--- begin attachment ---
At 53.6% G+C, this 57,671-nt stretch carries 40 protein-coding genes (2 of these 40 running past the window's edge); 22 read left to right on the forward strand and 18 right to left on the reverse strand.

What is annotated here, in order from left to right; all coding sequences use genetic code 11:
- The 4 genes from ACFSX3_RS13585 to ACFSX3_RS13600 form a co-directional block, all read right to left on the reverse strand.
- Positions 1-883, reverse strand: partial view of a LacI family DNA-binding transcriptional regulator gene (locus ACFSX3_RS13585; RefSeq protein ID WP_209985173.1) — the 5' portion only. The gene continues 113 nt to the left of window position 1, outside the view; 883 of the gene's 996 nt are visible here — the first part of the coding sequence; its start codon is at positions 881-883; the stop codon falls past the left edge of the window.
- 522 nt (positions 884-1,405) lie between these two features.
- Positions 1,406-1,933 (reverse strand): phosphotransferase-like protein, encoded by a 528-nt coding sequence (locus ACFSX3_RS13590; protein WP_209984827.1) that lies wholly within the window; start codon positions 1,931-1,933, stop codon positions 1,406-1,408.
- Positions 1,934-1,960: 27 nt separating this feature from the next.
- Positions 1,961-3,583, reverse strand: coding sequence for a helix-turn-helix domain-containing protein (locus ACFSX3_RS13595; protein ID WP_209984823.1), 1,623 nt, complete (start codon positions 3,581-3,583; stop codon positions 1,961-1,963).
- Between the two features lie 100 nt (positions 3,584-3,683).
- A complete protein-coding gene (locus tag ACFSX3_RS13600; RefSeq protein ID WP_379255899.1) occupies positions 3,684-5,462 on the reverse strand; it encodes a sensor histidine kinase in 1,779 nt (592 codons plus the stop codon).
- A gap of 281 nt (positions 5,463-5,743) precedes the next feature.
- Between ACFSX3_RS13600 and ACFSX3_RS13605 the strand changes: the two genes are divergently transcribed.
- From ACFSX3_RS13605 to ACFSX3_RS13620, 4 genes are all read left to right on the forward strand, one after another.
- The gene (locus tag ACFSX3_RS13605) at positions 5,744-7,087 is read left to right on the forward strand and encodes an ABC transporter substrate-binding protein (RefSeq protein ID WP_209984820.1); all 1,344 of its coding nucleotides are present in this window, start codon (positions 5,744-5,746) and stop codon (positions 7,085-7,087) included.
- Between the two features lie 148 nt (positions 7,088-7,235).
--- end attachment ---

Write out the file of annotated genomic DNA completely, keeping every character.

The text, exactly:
At 53.6% G+C, this 57,671-nt stretch carries 40 protein-coding genes (2 of these 40 running past the window's edge); 22 read left to right on the forward strand and 18 right to left on the reverse strand.

What is annotated here, in order from left to right; all coding sequences use genetic code 11:
- The 4 genes from ACFSX3_RS13585 to ACFSX3_RS13600 form a co-directional block, all read right to left on the reverse strand.
- Positions 1-883, reverse strand: partial view of a LacI family DNA-binding transcriptional regulator gene (locus ACFSX3_RS13585; RefSeq protein ID WP_209985173.1) — the 5' portion only. The gene continues 113 nt to the left of window position 1, outside the view; 883 of the gene's 996 nt are visible here — the first part of the coding sequence; its start codon is at positions 881-883; the stop codon falls past the left edge of the window.
- 522 nt (positions 884-1,405) lie between these two features.
- Positions 1,406-1,933 (reverse strand): phosphotransferase-like protein, encoded by a 528-nt coding sequence (locus ACFSX3_RS13590; protein WP_209984827.1) that lies wholly within the window; start codon positions 1,931-1,933, stop codon positions 1,406-1,408.
- Positions 1,934-1,960: 27 nt separating this feature from the next.
- Positions 1,961-3,583, reverse strand: coding sequence for a helix-turn-helix domain-containing protein (locus ACFSX3_RS13595; protein ID WP_209984823.1), 1,623 nt, complete (start codon positions 3,581-3,583; stop codon positions 1,961-1,963).
- Between the two features lie 100 nt (positions 3,584-3,683).
- A complete protein-coding gene (locus tag ACFSX3_RS13600; RefSeq protein ID WP_379255899.1) occupies positions 3,684-5,462 on the reverse strand; it encodes a sensor histidine kinase in 1,779 nt (592 codons plus the stop codon).
- A gap of 281 nt (positions 5,463-5,743) precedes the next feature.
- Between ACFSX3_RS13600 and ACFSX3_RS13605 the strand changes: the two genes are divergently transcribed.
- From ACFSX3_RS13605 to ACFSX3_RS13620, 4 genes are all read left to right on the forward strand, one after another.
- The gene (locus tag ACFSX3_RS13605) at positions 5,744-7,087 is read left to right on the forward strand and encodes an ABC transporter substrate-binding protein (RefSeq protein ID WP_209984820.1); all 1,344 of its coding nucleotides are present in this window, start codon (positions 5,744-5,746) and stop codon (positions 7,085-7,087) included.
- Between the two features lie 148 nt (positions 7,088-7,235).